I wave my cellphone... 
Where did these people come from?

The woman looks at my front bumper
at the dent there
so many years
shakes her head
says something
to the man beside her

"Ma'am, you need to tell me... the animal, is it alive or dead?
Is it blocking the road?"

I turn to look
Bambi's mother leaps up
a breath of hope
she falls
half on the road
half in the ditch
lifting her head
chest rising rapidly
her eyes wild now

"Ma'am, Ma'am... you need to pay attention to me. Is the animal blocking traffic?

Yes,  It's a very large deer.

a little white lie.
cars are passing by,
carefully, slowly,
traffic has not stopped.

"Animal control will take care of the situation. Stay there until they arrive"

Yes, Yes, okay

But, I don't stay
the doe looks dead

fog crawls in
to catch the spirit
and welcome it home 
No more green lace
or sunbeams
too cold for open window

I drive down the forested road
breathing in
and breathing out

Please note: The scenic pictures were taken by me. The deer pictures were not.

I struggled with the conversational punctuation. How does one do that in poetry? He said, she said sounds so unpoetic. Maybe this isn't a poem?


Lemon Escargot

Did you know that snails eat lemons? Now you have a new treat to feed your pet snail!

Actually, they don't eat the whole lemon, they just eat the rind, leaving the citrus hanging from the tree without it's skin. They have the appearance of a peeled tangerine and all the segments are not yet separated.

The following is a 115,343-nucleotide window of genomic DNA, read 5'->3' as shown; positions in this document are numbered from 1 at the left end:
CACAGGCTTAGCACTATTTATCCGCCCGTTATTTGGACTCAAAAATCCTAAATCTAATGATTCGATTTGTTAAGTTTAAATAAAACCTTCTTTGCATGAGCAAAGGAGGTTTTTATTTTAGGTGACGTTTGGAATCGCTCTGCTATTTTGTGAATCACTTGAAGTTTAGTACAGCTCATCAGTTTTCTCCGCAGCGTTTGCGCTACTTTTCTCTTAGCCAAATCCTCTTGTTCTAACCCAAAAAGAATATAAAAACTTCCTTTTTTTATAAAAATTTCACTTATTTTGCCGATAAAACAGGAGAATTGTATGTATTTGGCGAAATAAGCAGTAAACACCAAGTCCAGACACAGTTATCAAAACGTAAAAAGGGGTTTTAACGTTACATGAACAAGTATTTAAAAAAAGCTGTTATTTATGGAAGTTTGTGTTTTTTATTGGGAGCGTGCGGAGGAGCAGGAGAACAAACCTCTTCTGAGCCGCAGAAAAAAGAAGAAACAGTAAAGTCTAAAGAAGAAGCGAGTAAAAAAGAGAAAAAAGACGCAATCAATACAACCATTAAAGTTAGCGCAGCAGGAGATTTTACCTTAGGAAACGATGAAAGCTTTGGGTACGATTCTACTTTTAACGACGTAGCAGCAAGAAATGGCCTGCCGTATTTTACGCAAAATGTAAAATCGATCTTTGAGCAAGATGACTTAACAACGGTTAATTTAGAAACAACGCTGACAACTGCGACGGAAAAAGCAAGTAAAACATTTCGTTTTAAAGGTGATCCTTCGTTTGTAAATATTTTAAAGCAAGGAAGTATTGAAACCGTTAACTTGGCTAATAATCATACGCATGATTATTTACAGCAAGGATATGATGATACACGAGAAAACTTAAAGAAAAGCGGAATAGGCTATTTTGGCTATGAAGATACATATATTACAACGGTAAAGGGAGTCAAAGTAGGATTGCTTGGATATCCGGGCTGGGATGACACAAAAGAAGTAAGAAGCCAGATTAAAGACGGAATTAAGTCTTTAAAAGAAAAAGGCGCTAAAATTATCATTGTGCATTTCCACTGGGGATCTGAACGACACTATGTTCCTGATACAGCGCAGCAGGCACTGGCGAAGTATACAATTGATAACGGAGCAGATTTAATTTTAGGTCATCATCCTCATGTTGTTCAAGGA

Poor naked lemons!

I suppose if one were to raise snails for escargot and fed them lemon rinds, they would be a new sensation in the gourmet world.

Maybe I should go out in my yard and collect up all those voracious lemon eating snails and ship them out of here, and make a little money on the side.

Anyone know where I can sell some escargot?

I have a lemon tree, a miniature Meyer lemon tree. Miniature is a relative word here. It's not any sort of bonsai. It's presently about 6 feet tall and maybe as wide at the base.

I wanted a Meyer lemon tree for ages. Why? You may ask. They are sweet for a lemon, and prized by gourmet chefs. You can't buy them in the supermarket. They don't ship well.

Regular lemons are dumped into giant trucks, driven across country and dumped at destination, their tough skins still intact. Meyers wouldn't be able to handle that. Meyers have a thinner rind than most, so all that dumping and jiggling around in a truck would just encourage them to spoil.

Yes, lemons can spoil. They can get mold if you cram them all together and deprive them of air circulation.